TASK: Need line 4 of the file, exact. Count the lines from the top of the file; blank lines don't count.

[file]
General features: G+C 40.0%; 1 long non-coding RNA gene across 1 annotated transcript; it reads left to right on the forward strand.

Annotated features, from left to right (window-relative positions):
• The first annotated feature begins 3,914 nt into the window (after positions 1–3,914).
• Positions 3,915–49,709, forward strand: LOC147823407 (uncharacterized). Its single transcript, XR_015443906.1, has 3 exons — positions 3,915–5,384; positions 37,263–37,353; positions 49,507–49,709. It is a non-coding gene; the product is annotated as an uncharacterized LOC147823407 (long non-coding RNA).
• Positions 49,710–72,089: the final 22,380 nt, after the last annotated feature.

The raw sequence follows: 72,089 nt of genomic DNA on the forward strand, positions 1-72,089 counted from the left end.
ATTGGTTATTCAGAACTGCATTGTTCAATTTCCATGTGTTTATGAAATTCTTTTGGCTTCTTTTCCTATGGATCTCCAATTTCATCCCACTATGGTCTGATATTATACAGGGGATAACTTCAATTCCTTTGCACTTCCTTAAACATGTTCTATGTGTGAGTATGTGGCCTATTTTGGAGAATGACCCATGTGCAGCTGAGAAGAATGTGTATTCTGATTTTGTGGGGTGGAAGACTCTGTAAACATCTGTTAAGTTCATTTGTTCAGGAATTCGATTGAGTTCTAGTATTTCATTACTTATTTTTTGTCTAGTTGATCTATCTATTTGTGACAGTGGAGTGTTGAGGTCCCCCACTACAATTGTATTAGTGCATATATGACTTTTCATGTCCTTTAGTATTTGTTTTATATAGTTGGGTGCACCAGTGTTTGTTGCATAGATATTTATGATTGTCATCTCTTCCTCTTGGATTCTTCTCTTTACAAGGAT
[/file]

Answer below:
• Positions 3,915–49,709, forward strand: LOC147823407 (uncharacterized). Its single transcript, XR_015443906.1, has 3 exons — positions 3,915–5,384; positions 37,263–37,353; positions 49,507–49,709. It is a non-coding gene; the product is annotated as an uncharacterized LOC147823407 (long non-coding RNA).